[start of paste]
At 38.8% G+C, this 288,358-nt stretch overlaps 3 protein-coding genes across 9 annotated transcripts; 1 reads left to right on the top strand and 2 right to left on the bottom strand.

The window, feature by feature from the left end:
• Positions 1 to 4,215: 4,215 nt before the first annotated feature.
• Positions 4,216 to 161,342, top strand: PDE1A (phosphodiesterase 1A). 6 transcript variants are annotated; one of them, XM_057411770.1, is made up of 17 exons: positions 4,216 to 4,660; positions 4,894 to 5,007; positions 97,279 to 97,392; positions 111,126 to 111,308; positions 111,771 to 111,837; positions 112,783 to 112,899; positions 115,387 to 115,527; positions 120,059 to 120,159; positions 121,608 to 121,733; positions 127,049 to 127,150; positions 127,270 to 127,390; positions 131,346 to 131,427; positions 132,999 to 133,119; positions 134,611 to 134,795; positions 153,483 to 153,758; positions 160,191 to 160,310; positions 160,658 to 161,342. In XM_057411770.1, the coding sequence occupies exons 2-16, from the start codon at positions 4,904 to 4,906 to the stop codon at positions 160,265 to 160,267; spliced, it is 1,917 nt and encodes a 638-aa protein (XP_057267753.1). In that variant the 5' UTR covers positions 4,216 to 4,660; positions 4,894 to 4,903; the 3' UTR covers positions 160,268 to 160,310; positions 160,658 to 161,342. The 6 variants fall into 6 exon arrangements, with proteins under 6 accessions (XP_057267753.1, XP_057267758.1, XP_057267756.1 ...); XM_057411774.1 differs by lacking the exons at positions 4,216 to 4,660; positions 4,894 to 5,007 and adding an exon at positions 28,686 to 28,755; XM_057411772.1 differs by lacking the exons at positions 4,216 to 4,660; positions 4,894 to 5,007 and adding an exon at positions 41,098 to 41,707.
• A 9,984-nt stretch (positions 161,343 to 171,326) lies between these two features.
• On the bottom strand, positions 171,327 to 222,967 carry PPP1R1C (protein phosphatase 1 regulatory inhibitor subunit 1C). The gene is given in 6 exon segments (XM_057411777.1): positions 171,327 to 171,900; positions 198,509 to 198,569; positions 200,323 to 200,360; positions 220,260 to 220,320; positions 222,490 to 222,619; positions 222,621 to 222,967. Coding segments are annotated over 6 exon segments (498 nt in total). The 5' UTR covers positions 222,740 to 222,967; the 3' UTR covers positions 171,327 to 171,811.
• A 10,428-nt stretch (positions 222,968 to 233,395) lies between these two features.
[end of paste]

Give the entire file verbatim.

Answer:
At 38.8% G+C, this 288,358-nt stretch overlaps 3 protein-coding genes across 9 annotated transcripts; 1 reads left to right on the top strand and 2 right to left on the bottom strand.

The window, feature by feature from the left end:
• Positions 1 to 4,215: 4,215 nt before the first annotated feature.
• Positions 4,216 to 161,342, top strand: PDE1A (phosphodiesterase 1A). 6 transcript variants are annotated; one of them, XM_057411770.1, is made up of 17 exons: positions 4,216 to 4,660; positions 4,894 to 5,007; positions 97,279 to 97,392; positions 111,126 to 111,308; positions 111,771 to 111,837; positions 112,783 to 112,899; positions 115,387 to 115,527; positions 120,059 to 120,159; positions 121,608 to 121,733; positions 127,049 to 127,150; positions 127,270 to 127,390; positions 131,346 to 131,427; positions 132,999 to 133,119; positions 134,611 to 134,795; positions 153,483 to 153,758; positions 160,191 to 160,310; positions 160,658 to 161,342. In XM_057411770.1, the coding sequence occupies exons 2-16, from the start codon at positions 4,904 to 4,906 to the stop codon at positions 160,265 to 160,267; spliced, it is 1,917 nt and encodes a 638-aa protein (XP_057267753.1). In that variant the 5' UTR covers positions 4,216 to 4,660; positions 4,894 to 4,903; the 3' UTR covers positions 160,268 to 160,310; positions 160,658 to 161,342. The 6 variants fall into 6 exon arrangements, with proteins under 6 accessions (XP_057267753.1, XP_057267758.1, XP_057267756.1 ...); XM_057411774.1 differs by lacking the exons at positions 4,216 to 4,660; positions 4,894 to 5,007 and adding an exon at positions 28,686 to 28,755; XM_057411772.1 differs by lacking the exons at positions 4,216 to 4,660; positions 4,894 to 5,007 and adding an exon at positions 41,098 to 41,707.
• A 9,984-nt stretch (positions 161,343 to 171,326) lies between these two features.
• On the bottom strand, positions 171,327 to 222,967 carry PPP1R1C (protein phosphatase 1 regulatory inhibitor subunit 1C). The gene is given in 6 exon segments (XM_057411777.1): positions 171,327 to 171,900; positions 198,509 to 198,569; positions 200,323 to 200,360; positions 220,260 to 220,320; positions 222,490 to 222,619; positions 222,621 to 222,967. Coding segments are annotated over 6 exon segments (498 nt in total). The 5' UTR covers positions 222,740 to 222,967; the 3' UTR covers positions 171,327 to 171,811.
• A 10,428-nt stretch (positions 222,968 to 233,395) lies between these two features.